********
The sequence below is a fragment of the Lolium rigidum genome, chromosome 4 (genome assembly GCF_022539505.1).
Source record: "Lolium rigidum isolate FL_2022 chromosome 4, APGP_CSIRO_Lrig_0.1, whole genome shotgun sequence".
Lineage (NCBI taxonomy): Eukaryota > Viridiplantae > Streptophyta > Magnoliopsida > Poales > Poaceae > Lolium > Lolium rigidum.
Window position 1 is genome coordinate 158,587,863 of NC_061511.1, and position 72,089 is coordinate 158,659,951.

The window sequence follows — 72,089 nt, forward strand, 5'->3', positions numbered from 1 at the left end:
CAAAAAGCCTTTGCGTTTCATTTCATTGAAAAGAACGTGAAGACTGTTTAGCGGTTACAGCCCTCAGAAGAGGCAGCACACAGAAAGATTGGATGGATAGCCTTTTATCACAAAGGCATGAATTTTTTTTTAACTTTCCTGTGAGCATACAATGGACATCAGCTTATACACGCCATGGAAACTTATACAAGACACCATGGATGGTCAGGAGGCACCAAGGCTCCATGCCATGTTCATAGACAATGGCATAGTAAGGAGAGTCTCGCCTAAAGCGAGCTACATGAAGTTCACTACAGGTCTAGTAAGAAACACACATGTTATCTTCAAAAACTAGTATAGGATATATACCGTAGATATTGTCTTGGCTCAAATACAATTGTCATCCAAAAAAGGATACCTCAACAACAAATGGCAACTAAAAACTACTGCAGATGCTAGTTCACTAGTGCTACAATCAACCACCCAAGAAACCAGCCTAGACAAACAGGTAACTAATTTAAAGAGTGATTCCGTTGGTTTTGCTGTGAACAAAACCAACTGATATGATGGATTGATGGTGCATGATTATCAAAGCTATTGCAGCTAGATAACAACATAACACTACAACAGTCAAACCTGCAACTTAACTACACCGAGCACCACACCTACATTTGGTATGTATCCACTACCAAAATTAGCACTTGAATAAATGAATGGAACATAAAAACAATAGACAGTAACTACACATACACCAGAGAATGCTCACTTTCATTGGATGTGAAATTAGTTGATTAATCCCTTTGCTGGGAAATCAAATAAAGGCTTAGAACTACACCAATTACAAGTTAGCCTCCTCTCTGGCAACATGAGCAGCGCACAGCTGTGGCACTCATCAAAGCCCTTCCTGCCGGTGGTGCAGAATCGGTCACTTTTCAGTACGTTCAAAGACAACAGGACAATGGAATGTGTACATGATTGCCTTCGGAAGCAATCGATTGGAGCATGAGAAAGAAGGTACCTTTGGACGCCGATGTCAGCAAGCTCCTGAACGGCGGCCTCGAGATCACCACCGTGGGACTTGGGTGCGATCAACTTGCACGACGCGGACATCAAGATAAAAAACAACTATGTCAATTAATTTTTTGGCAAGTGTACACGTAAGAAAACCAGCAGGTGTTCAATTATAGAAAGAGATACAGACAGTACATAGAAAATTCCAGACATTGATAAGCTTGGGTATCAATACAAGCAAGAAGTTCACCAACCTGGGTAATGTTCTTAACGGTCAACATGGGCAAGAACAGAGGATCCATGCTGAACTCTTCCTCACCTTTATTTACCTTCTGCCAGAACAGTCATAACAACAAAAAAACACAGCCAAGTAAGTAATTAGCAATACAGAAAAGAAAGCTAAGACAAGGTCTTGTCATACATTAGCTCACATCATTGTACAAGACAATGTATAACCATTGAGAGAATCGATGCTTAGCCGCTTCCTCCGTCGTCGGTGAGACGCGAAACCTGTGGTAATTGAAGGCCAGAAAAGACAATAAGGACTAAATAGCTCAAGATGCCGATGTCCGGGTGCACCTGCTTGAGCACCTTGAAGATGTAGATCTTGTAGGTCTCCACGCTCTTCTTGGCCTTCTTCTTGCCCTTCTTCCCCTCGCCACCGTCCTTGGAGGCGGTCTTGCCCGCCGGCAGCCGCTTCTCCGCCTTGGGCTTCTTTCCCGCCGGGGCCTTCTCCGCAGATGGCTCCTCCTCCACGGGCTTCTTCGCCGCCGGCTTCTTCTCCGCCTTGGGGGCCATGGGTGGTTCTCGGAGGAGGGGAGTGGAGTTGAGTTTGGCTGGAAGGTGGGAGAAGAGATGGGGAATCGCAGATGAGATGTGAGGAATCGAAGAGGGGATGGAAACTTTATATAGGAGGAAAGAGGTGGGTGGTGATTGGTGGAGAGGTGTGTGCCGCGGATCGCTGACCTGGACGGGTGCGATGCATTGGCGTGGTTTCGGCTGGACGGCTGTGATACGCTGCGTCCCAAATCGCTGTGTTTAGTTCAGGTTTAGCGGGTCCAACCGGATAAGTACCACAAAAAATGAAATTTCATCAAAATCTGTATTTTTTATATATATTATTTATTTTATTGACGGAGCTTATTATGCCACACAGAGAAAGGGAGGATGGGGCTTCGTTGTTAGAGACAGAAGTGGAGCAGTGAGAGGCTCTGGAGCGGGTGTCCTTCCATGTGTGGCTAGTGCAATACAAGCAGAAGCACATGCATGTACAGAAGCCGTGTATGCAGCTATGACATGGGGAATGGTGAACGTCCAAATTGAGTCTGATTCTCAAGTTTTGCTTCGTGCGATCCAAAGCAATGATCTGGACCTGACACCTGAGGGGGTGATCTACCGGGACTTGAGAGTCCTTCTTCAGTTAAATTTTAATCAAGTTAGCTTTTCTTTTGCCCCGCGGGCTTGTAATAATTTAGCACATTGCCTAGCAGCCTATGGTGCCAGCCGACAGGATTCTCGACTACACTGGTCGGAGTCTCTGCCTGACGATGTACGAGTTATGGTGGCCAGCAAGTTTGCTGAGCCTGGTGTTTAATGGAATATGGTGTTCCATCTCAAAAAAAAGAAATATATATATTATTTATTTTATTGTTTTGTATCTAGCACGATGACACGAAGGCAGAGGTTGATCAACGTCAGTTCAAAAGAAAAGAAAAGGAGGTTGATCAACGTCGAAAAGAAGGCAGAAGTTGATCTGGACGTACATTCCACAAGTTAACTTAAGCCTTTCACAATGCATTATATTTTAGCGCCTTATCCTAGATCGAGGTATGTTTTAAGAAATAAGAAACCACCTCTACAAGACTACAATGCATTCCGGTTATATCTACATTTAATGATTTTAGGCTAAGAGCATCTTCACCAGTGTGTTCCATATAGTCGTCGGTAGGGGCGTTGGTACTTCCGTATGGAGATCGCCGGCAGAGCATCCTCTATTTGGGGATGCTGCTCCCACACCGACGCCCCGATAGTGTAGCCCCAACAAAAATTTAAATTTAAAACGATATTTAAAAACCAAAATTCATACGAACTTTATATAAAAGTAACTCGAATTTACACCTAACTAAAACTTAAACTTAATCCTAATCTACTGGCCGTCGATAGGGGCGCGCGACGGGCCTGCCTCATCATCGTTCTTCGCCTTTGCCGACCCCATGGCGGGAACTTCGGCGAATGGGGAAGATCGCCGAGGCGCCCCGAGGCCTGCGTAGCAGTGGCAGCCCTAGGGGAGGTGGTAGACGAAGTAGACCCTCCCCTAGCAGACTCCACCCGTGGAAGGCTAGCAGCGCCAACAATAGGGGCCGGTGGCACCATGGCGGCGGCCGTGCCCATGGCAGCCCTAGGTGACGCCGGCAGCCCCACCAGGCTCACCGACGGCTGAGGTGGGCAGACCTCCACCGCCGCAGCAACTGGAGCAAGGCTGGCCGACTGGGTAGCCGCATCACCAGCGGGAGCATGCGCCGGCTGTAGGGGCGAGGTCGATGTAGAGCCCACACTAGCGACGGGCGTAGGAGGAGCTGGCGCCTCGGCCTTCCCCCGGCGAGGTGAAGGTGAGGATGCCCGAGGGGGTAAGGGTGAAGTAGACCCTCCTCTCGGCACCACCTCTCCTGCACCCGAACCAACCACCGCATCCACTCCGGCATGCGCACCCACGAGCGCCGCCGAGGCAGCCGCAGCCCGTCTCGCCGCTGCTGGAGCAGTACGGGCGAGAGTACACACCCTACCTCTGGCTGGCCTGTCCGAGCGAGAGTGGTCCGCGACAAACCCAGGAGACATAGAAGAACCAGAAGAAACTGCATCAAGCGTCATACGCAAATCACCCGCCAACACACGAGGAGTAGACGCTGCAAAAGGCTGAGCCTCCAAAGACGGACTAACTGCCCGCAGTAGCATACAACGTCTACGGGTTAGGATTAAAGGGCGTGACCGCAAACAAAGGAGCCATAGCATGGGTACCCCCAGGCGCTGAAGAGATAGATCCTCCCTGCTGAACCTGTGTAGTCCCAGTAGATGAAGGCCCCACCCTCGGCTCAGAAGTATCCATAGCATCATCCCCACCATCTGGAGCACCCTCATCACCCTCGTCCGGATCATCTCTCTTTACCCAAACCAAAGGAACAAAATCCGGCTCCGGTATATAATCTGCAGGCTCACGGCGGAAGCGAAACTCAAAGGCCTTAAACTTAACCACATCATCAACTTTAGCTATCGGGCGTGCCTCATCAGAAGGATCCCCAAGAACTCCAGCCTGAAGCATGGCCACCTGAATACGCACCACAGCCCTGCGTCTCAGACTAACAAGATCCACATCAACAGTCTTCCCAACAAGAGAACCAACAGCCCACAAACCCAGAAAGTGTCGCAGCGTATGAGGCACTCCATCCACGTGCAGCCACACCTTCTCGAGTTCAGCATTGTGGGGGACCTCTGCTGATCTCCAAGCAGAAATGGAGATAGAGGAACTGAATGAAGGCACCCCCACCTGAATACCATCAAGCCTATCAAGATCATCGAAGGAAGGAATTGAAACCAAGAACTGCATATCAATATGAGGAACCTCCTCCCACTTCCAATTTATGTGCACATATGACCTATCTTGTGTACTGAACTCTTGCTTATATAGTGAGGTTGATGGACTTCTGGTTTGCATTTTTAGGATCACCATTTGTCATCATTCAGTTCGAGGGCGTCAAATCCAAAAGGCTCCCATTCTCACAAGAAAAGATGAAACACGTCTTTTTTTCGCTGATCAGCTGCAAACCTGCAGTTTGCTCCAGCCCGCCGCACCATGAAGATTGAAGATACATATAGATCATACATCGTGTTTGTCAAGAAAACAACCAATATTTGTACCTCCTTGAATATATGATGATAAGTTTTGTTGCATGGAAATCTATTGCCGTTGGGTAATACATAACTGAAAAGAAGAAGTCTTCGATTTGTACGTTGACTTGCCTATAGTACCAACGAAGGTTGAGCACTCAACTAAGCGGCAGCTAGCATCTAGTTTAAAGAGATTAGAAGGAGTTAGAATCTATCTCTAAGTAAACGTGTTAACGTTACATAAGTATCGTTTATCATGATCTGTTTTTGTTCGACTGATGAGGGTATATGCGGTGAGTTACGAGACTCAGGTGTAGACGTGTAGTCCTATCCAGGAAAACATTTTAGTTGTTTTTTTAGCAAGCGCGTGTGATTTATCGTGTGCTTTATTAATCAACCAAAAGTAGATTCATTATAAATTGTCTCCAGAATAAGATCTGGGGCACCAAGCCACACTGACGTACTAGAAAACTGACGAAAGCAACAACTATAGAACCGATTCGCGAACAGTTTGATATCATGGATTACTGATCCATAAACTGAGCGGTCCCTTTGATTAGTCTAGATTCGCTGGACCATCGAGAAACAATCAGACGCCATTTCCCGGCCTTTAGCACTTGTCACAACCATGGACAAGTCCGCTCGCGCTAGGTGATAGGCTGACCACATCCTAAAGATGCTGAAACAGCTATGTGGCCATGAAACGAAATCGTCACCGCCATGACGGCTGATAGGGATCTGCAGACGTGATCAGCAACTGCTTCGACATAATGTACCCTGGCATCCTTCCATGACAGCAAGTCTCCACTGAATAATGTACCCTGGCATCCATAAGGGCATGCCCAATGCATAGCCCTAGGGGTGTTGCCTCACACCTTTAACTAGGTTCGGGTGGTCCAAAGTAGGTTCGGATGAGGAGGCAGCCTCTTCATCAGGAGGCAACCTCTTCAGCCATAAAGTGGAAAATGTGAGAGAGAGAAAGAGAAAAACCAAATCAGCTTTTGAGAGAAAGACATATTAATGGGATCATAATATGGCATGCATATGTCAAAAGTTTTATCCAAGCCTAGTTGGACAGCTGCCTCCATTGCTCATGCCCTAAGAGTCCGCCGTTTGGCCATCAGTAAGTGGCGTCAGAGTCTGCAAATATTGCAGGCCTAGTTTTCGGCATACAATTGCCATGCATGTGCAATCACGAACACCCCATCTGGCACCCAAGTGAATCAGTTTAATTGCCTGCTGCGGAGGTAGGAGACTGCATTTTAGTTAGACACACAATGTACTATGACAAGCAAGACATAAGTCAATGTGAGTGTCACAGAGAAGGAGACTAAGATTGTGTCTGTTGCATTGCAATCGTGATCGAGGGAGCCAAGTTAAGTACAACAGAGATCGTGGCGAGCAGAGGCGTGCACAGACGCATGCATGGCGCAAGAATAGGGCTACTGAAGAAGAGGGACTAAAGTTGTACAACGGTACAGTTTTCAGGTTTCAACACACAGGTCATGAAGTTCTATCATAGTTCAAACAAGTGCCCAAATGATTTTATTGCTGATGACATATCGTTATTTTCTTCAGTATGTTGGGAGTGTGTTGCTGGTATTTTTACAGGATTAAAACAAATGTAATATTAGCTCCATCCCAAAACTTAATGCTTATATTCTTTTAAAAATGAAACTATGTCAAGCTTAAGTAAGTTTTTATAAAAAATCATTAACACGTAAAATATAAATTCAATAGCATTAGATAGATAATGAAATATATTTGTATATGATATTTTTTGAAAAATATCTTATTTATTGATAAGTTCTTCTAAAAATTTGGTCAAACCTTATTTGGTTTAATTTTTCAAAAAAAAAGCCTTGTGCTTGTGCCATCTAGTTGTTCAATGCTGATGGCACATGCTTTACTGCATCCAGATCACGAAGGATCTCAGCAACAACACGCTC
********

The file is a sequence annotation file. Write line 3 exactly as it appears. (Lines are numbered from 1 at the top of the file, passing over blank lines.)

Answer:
Lineage (NCBI taxonomy): Eukaryota > Viridiplantae > Streptophyta > Magnoliopsida > Poales > Poaceae > Lolium > Lolium rigidum.